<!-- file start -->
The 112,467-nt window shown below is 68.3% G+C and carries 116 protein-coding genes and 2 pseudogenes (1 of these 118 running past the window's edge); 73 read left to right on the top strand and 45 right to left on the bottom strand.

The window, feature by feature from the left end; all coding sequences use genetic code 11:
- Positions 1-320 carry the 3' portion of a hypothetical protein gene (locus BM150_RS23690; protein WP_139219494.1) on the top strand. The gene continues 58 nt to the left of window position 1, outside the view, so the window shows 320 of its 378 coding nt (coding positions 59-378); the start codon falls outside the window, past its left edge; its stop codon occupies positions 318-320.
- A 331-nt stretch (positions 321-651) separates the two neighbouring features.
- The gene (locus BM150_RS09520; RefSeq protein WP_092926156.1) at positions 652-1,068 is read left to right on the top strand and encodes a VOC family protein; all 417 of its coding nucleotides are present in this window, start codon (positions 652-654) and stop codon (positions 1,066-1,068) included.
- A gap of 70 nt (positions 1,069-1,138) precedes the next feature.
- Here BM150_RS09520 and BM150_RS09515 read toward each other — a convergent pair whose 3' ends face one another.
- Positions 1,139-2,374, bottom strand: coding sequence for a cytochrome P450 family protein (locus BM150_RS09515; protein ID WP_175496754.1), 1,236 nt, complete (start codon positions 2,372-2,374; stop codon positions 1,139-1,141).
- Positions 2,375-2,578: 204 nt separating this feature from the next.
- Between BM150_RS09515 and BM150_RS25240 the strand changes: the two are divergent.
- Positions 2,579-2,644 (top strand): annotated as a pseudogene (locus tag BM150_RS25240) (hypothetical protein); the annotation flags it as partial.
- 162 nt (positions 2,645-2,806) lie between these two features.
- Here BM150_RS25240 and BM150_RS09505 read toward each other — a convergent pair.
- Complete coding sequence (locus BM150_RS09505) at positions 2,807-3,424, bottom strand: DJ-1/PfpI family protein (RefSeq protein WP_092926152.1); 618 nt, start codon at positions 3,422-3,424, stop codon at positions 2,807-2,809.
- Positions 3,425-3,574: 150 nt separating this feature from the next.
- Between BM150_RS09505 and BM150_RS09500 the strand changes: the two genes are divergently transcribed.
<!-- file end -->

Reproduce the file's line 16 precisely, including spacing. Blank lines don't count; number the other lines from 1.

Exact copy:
- Between BM150_RS09505 and BM150_RS09500 the strand changes: the two genes are divergently transcribed.